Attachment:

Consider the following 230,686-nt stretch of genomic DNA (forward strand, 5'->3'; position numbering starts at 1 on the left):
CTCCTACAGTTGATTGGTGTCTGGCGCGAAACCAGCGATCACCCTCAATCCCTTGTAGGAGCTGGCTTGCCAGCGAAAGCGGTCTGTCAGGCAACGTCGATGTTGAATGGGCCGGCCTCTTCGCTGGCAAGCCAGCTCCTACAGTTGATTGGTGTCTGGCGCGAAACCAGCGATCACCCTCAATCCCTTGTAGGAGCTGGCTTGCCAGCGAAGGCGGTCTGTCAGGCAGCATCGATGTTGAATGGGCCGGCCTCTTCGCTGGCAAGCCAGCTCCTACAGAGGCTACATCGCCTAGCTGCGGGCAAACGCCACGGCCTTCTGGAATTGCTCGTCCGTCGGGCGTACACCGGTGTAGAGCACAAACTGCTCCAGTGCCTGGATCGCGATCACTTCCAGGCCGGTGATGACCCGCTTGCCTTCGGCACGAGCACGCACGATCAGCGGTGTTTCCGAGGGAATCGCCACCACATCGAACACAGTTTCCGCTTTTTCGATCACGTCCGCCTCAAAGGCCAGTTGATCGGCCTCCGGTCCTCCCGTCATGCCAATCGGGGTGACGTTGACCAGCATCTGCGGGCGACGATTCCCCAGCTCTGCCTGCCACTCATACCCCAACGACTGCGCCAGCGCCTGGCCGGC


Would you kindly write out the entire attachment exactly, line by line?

Consider the following 230,686-nt stretch of genomic DNA (forward strand, 5'->3'; position numbering starts at 1 on the left):
CTCCTACAGTTGATTGGTGTCTGGCGCGAAACCAGCGATCACCCTCAATCCCTTGTAGGAGCTGGCTTGCCAGCGAAAGCGGTCTGTCAGGCAACGTCGATGTTGAATGGGCCGGCCTCTTCGCTGGCAAGCCAGCTCCTACAGTTGATTGGTGTCTGGCGCGAAACCAGCGATCACCCTCAATCCCTTGTAGGAGCTGGCTTGCCAGCGAAGGCGGTCTGTCAGGCAGCATCGATGTTGAATGGGCCGGCCTCTTCGCTGGCAAGCCAGCTCCTACAGAGGCTACATCGCCTAGCTGCGGGCAAACGCCACGGCCTTCTGGAATTGCTCGTCCGTCGGGCGTACACCGGTGTAGAGCACAAACTGCTCCAGTGCCTGGATCGCGATCACTTCCAGGCCGGTGATGACCCGCTTGCCTTCGGCACGAGCACGCACGATCAGCGGTGTTTCCGAGGGAATCGCCACCACATCGAACACAGTTTCCGCTTTTTCGATCACGTCCGCCTCAAAGGCCAGTTGATCGGCCTCCGGTCCTCCCGTCATGCCAATCGGGGTGACGTTGACCAGCATCTGCGGGCGACGATTCCCCAGCTCTGCCTGCCACTCATACCCCAACGACTGCGCCAGCGCCTGGCCGGC